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Types of Polyphaser Lightning Arresters

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I have seen on the Polyphaser website that they have Bias-T, DC Block and DC Pass, lightning arresters. Wondering what the difference is between the 3 types and which one is better (and worse). I have specifically seen on a military tower a model that is in the DC Pass category, so I am leaning towards that, but would like to know the real difference.

Thanks
 

Thunderknight

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Bias-t: inserts DC in the coax for an amp
DC pass: allows DC on the coax to pass through the arrester.
DC block: DC on the coax stops at the arrester.
 
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Bias-t: inserts DC in the coax for an amp
DC pass: allows DC on the coax to pass through the arrester.
DC block: DC on the coax stops at the arrester.
Sorry I didn't clarify, I know what DC Pass and Block "means". I should have reworded the question better. What exactly is the Direct Current that is it blocking (or passing), the power to a Tower Top Amp? or something else?
 

mmckenna

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Yes. I've got some DC pass units in use for tower top amps and GPS antennas that require a +5vdc.
 

jim202

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Thanks everybody, now how about the gas filled models? Are they better for lightning protection? What is the best type to get/ use?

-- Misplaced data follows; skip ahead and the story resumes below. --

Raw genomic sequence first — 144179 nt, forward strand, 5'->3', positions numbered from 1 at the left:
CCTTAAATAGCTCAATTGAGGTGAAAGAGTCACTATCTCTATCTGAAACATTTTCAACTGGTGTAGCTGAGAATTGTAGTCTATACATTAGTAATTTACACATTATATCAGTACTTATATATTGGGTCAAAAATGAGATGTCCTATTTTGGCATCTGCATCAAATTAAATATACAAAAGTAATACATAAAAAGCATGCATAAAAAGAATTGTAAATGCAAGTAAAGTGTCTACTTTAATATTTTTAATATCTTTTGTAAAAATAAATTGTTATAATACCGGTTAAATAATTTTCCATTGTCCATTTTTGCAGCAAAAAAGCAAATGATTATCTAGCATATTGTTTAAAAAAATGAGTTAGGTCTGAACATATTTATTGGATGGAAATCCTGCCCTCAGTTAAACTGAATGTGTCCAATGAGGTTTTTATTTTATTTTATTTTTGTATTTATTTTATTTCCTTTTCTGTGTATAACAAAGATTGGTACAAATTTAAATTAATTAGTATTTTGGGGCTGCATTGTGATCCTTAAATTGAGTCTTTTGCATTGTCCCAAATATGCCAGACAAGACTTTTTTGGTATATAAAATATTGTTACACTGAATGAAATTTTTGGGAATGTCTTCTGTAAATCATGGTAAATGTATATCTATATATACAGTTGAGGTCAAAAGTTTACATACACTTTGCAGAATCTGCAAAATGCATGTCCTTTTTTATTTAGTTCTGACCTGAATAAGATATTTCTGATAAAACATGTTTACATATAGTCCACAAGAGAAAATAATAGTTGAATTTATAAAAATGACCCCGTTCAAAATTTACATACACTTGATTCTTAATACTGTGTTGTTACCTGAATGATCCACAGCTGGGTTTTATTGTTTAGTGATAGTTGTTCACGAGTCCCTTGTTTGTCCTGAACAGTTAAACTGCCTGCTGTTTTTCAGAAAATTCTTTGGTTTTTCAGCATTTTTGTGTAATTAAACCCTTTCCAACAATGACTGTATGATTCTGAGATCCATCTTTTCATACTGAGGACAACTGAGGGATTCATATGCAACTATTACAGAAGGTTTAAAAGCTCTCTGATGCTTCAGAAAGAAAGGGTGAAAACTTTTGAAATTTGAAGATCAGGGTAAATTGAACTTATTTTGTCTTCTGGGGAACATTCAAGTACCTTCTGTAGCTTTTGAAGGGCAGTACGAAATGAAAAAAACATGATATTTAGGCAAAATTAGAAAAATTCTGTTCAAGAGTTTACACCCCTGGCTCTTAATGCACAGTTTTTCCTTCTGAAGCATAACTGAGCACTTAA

Maybe you should try reading the information that is on the web site from the company that your asking about. Any answer you get here is subjective. It is based on what that individual thinks and may not be the best answer based on the true facts of the product in question your asking about.

There are many of us with lots of years of field practice under our belts that have learned the good and bad the hard way. Not everyone that comes to us, takes those many years from the college of "HARD KNOCKS" and believes the advice that is given.
 
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Maybe you should try reading the information that is on the web site from the company that your asking about. Any answer you get here is subjective. It is based on what that individual thinks and may not be the best answer based on the true facts of the product in question your asking about.

There are many of us with lots of years of field practice under our belts that have learned the good and bad the hard way. Not everyone that comes to us, takes those many years from the college of "HARD KNOCKS" and believes the advice that is given.
This all the explanation that is given for each section.... it does NOT explain, what the purpose of ie gas filled protectors are for. Which is why I am asking here, to learn about them and to be able to make an informed decision as to which protection device to purchase the first time... Isn't that one of the benefits/ purposes of these forums (to discuss products)?